Assume $f(r)=\delta(r-R)$ where $\delta(\cdot)$ is a ring delta function. In other word, $f$ is a circular delta function on a circle with radius $R$. I want to do the convolution of $f$ with itself ($f*f$).

How can I do convolution in polar(spherical) coordinates. I read that I can use Hankel and inverse Fourier transforms to obtain the convolution, however I am not into the subject and I will appreciate if some could help me with this.

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    $\begingroup$ As far as I am aware, there is not much theory on the product of two distributions as things get very delicate. I'm not sure that there is a well-defined answer to your question. $\endgroup$ – Cameron Williams May 30 '14 at 23:29

Although convolutions of distributions are not defined in general, you can do it in this case. Let $$ f_\epsilon(x) = \epsilon^{-1} I_{|x| \in [R, R+\epsilon]} .$$ Then compute $f_\epsilon*f_\epsilon$, and then let $\epsilon \to 0$.

What you will see is that $f*f(x)$ is the "area" of the intersection of the boundaries of the circles of radius $R$, one centered at $0$, and the other centered at $x$. Obviously this area isn't properly defined, but you could think of thickening the boundaries of the circles so that their thicknesses are $\epsilon$, computing the area of this intersection, dividing by $\epsilon^2$, and then letting $\epsilon \to 0$. You will realize that the answer depends only on the angle at which the two circles intersect each other.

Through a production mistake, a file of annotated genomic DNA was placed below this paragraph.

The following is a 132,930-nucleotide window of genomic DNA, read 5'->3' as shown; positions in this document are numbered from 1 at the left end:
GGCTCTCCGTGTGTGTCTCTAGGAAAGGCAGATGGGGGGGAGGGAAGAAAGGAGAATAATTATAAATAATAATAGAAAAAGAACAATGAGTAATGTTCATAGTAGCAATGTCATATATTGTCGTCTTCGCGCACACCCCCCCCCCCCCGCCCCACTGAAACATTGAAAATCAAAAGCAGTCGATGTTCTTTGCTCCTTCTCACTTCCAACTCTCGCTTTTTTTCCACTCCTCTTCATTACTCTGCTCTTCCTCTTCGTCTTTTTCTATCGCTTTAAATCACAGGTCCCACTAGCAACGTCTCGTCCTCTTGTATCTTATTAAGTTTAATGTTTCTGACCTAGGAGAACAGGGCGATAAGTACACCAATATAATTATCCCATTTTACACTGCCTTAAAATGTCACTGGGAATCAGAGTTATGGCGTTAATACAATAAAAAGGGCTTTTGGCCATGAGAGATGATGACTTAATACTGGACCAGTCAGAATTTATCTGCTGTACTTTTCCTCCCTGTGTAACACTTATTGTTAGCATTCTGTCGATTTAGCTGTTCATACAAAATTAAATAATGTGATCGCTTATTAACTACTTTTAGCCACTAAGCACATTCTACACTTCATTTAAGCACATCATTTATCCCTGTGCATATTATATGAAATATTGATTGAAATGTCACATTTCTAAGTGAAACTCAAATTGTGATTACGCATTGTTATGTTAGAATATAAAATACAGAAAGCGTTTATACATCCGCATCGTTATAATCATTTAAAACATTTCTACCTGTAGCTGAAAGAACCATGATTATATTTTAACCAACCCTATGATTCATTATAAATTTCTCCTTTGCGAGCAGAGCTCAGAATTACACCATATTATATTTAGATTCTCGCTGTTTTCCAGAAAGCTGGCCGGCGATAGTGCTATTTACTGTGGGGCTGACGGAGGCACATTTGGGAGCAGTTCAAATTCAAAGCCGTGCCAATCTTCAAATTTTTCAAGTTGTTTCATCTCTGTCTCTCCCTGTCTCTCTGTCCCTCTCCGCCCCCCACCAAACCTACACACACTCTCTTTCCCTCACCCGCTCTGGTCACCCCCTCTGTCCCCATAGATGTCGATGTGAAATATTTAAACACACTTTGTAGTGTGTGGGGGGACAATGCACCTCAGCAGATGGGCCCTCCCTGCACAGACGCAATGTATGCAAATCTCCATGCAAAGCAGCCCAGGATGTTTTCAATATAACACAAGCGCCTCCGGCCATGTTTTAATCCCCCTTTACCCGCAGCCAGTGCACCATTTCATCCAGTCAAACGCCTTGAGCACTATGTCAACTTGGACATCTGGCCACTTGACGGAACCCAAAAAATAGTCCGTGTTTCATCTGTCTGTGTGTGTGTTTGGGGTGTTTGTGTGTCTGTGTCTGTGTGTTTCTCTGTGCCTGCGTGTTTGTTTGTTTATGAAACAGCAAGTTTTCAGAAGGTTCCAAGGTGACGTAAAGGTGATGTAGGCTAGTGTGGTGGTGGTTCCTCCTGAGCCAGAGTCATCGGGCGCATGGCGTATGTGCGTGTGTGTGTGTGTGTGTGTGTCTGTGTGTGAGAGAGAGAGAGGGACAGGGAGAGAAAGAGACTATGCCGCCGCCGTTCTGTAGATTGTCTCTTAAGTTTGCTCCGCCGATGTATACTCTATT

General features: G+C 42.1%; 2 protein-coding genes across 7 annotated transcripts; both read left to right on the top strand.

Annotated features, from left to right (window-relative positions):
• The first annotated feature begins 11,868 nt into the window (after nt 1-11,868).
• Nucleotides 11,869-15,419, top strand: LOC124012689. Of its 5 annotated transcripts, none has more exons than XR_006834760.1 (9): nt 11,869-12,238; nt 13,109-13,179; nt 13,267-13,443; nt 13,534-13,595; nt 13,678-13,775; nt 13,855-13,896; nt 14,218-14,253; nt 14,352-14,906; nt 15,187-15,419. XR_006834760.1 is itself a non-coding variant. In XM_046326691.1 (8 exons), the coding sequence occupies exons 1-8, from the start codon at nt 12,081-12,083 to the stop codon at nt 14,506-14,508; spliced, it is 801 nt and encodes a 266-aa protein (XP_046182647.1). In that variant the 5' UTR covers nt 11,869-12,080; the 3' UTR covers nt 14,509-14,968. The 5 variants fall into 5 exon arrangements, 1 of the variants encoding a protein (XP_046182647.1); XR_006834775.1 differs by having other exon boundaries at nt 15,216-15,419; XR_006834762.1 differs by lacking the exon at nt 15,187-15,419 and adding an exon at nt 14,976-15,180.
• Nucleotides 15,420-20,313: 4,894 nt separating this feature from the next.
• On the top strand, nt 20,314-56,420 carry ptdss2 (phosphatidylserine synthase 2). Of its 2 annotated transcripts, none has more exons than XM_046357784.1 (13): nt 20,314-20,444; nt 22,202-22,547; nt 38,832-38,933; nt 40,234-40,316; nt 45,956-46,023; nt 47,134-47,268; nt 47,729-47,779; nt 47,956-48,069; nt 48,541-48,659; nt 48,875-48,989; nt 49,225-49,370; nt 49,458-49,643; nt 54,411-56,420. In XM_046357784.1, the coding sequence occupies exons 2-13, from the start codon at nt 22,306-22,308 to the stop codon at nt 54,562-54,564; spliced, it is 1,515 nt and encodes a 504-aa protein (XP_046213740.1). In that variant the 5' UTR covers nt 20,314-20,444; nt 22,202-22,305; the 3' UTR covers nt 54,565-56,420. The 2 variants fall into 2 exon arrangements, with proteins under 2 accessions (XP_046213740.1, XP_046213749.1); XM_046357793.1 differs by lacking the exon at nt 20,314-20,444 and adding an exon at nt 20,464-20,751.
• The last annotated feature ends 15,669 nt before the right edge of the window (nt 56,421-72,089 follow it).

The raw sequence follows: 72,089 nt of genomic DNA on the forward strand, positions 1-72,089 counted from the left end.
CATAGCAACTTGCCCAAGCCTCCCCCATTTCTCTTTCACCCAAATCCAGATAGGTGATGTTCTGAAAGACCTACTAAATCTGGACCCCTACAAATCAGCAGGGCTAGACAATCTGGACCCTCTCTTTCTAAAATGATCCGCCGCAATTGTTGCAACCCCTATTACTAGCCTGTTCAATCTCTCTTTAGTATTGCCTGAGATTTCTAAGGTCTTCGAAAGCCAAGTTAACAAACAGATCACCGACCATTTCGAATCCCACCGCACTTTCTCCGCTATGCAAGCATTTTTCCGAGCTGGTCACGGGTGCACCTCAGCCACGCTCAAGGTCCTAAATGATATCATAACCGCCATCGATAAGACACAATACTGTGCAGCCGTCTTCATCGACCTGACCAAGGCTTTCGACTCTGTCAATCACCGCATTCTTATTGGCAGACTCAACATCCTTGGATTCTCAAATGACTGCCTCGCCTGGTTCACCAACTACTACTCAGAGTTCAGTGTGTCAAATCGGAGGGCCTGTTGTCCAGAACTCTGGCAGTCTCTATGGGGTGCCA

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  • $\begingroup$ Can we say the convolution is the area of a circle with radius $R$ and amplitude $\frac{1}{(2\pi R)^2}$? because as we move one circle along a line from $0$ to $2R$, the two circles intersect each other in two points. Therefore we can expect the answer is a cylinder centred in $0$, radius $2R$ and height $\frac{1}{(2\pi R)^2}$. In fact if $f(r)$ is the pdf of a random variable uniformly distributed on the circumference, the sum of two independent such random variables is a uniform distribution on a circle with radius $2r$ $\endgroup$ – M.X May 31 '14 at 10:09
  • $\begingroup$ No. If you think about it, $f*f(r)$ should blow up to infinity as $r \to 0^+$ and $r \to 2R^-$, and it should be zero if $r > R$. The infinities should be sufficiently regulated so that $\int_0^R f(r) r \, dr = 2\pi R^2$. $\endgroup$ – Stephen Montgomery-Smith May 31 '14 at 14:11

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